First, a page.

- to run off secretly to be married, usually without the consent or knowledge of one's parents.
- to run away with a lover.
- to leave without permission or notification; escape: At age 21, the apprentice eloped from his master.
- (of a person with a mental disorder or cognitive impairment) to leave or run away from a safe area or safe premises.
Origin of elope
- (intr) to run away secretly with a lover, esp in order to marry
Word Origin and History for eloper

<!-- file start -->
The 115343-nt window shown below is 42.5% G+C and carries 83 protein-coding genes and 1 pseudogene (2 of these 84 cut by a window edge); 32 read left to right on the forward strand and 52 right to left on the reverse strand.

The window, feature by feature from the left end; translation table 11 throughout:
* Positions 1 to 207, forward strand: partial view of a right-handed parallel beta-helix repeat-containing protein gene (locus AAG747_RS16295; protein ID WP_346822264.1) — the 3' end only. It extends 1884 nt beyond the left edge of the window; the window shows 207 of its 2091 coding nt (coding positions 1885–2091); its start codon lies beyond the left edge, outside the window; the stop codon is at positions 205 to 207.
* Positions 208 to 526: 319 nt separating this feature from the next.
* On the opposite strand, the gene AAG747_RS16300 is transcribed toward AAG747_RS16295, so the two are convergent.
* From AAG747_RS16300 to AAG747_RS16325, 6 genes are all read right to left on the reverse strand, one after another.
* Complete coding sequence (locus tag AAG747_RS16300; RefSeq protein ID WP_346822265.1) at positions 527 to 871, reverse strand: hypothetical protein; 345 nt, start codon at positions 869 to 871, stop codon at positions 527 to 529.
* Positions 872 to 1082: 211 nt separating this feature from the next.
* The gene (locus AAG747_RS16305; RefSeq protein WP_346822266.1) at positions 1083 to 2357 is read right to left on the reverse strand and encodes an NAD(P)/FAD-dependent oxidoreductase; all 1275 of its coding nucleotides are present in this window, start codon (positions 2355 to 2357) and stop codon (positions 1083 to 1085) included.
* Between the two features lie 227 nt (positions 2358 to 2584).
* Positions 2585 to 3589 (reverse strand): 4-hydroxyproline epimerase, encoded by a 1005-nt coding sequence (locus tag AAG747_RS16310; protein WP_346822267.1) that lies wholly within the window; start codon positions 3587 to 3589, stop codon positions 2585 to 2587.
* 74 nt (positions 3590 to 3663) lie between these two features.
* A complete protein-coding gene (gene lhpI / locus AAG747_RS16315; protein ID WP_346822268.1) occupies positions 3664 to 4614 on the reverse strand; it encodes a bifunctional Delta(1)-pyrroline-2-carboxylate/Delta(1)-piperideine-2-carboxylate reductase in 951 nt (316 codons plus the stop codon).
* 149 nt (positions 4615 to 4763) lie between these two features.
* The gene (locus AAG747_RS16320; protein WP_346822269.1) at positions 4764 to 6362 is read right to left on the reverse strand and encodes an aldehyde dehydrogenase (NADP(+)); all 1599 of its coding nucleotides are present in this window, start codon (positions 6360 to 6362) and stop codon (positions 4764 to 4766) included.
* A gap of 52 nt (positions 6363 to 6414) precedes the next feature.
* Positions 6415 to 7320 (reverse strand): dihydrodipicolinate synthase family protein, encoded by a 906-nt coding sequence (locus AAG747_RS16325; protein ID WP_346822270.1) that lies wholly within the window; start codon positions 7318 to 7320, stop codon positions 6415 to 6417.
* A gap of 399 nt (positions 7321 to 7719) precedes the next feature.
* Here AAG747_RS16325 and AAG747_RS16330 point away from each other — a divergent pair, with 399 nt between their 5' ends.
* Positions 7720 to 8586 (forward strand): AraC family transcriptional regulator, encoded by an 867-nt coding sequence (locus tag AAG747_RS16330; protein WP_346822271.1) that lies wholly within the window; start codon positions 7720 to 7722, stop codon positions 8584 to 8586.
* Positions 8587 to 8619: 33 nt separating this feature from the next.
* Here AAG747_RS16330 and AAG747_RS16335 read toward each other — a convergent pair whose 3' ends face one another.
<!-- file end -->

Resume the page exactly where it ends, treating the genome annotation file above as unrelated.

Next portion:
1590s, "to run off," probably a reborrowing from Middle Dutch (ont)lopen "run away." Sense of "run from parents to marry secretly" is 19c. Anglo-French aloper "run away from a husband with one's lover" is attested from mid-14c., but there is a gap of many years.
The Anglo-French word represents Old French es- + Middle English lepen "run, leap" (see leap (v.)).
The oldest Germanic word for "wedding" is represented by Old English brydlop (cf. Old High German bruthlauft, Old Norse bruðhlaup), literally "bride run," the conducting of the woman to her new home. Related: Eloped; eloping.